Written By: Andrew Parry
Andrew Parry of Newton Investment Management explains why he expects the social or “s” element of ESG to soon be receiving the same level of scrutiny as environmental factors
Five years ago, climate change was a topic that most investors acknowledged as a systemic risk, yet, when discussed in terms of portfolio management, it was largely viewed as an externality that had failed to manifest itself in financial returns. How times have changed.
Now, nine out of ten of the world’s largest economies have committed to achieving net-zero carbon emissions, one third of the world’s asset managers have joined the Net Zero Asset Management initiative, and, more importantly, the economics of the fossil-fuel industry have been transformed by the internalisation of climate change into companies’ business models. What was previously a movement led by activists has now become an economic imperative that promises to reshape the world.
While the environmental, or “E”, element of ESG has received ever greater prominence over the last five years, the social or “S” element has lagged some way behind, but we believe there are reasons to believe the latter has now reached a critical juncture.
Social concerns to the fore
In the (we hope) soon-to-be post-Covid world, social concerns have been elevated in the sustainable investment debate. While investors are increasingly vocal about issues such as human capital management, there is frustration that a lack of tangible data, and limited evidence that social considerations are linked to financial outcomes, are hindering progress towards achieving a more comprehensive inclusion of social factors in portfolio decision-making. Despite these challenges, however, we believe that investors may well be at the same tipping point in the social debate that climate was at five years ago. The question is, therefore, are we about to see the transformation of the social dimension of ESG into a transformative economic force too?
Businesses as social enterprises
The Covid-19 crisis reminds us daily that all businesses are de facto social enterprises. Institutional investor surveys, such as the Edelman Corporate Trust Barometer 2020 report,¹ highlight the increased prominence of social issues. These findings are echoed in a recent Pensions Policy Institute report in which 75% of pension schemes surveyed expected members to become more concerned about social considerations in investment decisions.²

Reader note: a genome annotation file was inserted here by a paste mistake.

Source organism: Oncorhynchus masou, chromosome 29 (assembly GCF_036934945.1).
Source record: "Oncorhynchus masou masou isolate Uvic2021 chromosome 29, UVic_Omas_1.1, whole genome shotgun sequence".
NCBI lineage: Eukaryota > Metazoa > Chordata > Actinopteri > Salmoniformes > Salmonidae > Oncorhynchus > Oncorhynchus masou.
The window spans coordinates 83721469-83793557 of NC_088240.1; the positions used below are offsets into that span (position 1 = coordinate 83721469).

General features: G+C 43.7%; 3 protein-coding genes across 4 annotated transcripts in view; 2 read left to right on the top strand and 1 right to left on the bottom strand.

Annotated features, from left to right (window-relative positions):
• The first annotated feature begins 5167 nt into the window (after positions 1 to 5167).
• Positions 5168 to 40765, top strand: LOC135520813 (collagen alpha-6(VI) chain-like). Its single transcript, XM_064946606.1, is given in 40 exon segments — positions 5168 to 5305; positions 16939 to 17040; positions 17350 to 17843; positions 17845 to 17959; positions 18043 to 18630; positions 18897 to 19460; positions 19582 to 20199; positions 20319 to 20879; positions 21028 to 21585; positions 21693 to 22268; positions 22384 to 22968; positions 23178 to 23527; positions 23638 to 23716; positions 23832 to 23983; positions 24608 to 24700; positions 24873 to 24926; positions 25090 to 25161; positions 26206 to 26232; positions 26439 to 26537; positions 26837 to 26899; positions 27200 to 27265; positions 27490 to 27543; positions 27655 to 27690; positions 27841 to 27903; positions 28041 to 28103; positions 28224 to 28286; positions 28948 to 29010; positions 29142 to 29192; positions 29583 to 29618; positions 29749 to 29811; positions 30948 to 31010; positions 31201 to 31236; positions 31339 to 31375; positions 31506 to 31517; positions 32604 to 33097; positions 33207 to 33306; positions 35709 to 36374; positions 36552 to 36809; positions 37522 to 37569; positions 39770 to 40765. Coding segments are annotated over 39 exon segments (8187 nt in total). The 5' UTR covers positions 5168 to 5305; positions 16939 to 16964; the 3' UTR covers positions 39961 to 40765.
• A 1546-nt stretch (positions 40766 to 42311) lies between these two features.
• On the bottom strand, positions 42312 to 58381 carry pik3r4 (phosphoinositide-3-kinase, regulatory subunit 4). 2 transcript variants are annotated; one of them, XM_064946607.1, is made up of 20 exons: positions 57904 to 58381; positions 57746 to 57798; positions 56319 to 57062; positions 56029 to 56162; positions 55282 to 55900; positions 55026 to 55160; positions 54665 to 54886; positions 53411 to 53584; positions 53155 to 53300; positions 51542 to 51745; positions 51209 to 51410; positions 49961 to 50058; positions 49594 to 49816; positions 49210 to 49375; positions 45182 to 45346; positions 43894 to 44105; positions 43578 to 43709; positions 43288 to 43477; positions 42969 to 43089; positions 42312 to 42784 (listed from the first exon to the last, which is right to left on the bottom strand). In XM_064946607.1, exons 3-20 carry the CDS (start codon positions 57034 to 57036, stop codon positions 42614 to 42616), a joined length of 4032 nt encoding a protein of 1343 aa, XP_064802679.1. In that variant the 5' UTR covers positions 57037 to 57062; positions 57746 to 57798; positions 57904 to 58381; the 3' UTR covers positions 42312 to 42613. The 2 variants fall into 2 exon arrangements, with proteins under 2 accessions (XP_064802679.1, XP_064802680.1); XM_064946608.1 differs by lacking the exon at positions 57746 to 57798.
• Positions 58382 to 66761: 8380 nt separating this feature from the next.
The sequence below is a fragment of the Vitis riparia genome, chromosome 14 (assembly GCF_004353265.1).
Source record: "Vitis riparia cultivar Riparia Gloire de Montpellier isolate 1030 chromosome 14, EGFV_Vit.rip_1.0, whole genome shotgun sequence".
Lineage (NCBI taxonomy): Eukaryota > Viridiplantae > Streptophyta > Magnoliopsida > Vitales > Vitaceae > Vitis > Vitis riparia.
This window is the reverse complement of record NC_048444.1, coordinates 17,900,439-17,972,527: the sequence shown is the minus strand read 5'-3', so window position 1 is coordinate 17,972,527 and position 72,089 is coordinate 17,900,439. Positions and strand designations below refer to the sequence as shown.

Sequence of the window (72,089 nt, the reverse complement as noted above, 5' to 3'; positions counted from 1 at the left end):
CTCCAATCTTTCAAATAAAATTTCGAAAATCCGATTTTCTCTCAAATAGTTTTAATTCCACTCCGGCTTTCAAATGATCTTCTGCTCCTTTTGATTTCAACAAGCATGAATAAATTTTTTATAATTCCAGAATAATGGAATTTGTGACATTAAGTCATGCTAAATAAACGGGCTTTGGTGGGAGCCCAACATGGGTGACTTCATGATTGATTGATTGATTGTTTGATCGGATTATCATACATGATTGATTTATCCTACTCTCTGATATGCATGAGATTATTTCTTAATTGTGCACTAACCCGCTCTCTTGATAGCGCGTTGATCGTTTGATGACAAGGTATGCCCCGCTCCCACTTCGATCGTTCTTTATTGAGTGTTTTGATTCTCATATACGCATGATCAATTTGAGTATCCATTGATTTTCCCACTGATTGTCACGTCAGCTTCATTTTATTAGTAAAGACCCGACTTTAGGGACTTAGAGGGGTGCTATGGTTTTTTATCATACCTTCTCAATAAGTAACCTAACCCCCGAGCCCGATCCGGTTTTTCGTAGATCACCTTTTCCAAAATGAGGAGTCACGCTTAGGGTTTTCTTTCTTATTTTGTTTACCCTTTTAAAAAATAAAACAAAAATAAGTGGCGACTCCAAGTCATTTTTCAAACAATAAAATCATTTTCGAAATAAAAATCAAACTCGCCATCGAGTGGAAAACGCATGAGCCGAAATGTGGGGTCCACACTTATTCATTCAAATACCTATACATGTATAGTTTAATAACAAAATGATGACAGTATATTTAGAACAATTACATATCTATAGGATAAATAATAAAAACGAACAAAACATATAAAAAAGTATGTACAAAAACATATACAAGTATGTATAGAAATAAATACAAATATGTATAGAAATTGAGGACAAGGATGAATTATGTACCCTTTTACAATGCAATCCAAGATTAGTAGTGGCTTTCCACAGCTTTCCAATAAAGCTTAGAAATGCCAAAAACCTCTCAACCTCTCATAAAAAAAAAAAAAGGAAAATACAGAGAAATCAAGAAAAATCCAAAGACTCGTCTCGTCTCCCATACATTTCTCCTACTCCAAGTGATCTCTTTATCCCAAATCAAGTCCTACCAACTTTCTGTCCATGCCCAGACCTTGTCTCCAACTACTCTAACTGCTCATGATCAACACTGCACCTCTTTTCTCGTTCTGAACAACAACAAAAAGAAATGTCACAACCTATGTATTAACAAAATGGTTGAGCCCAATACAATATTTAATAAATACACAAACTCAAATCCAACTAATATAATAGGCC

The rising awareness of social matters for individual savers reflects their immediacy through their own experiences or in their own communities. The increased focus on stewardship by pension funds and wealth managers is a mechanism for elevating these concerns, and one that provides a voice to a wider range of stakeholders and makes all investors potential activists now.
Hard to measure
The broad scope and qualitative nature of social factors can make it hard to measure impact and understand how to implement the management of these risks effectively. The growing awareness of the topic is also increasing the range of factors being considered, which adds to the challenge. However, the complexities of a topic matter little if there is a growing clamour for tackling stubborn systemic challenges.
Institutional investors are increasingly using their voice for social matters too. The absence of data is being filled by engagement activities that call for greater disclosure and clear goals for achieving inclusive and diverse workforces. Strong governance is needed to translate easy corporate rhetoric into tangible action through clearly defined goals. Here, shareholders are calling for stronger evidence of intent, starting at the board and executive level, and exercising their voting power to underscore the imperative for change.
Future of human capital
The investment industry is also being forced to look at its own performance on social matters, which is often sadly lacking when it comes to inclusion and diversity. The growing activism of clients is being turned on asset managers, pushing them to hold themselves to the same standards that they demand of others. While more is needed, programmes such as the Thirty Percent Coalition, #100BlackInterns and Women Returners are signs of progress.
When backed by greater efforts on improving cognitive diversity, the industry can be helped to break out of its own echo chamber. The power of social movements is illustrated by the success of #100BlackInterns, which has rapidly spread to over 20 industries beyond financial services and morphed into #10000BlackInterns.